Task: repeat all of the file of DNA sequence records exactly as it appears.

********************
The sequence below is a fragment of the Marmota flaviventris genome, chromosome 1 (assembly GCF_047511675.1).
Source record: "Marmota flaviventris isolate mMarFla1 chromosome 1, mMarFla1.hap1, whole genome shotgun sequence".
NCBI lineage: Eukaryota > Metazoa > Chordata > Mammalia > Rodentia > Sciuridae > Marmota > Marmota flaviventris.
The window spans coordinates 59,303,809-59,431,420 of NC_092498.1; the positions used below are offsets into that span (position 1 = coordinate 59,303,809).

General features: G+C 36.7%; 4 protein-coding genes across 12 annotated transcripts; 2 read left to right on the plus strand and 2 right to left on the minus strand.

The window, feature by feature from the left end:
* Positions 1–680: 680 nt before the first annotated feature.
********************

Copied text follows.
The sequence below is a fragment of the Marmota flaviventris genome, chromosome 1 (assembly GCF_047511675.1).
Source record: "Marmota flaviventris isolate mMarFla1 chromosome 1, mMarFla1.hap1, whole genome shotgun sequence".
NCBI lineage: Eukaryota > Metazoa > Chordata > Mammalia > Rodentia > Sciuridae > Marmota > Marmota flaviventris.
The window spans coordinates 59,303,809-59,431,420 of NC_092498.1; the positions used below are offsets into that span (position 1 = coordinate 59,303,809).

General features: G+C 36.7%; 4 protein-coding genes across 12 annotated transcripts; 2 read left to right on the plus strand and 2 right to left on the minus strand.

The window, feature by feature from the left end:
* Positions 1–680: 680 nt before the first annotated feature.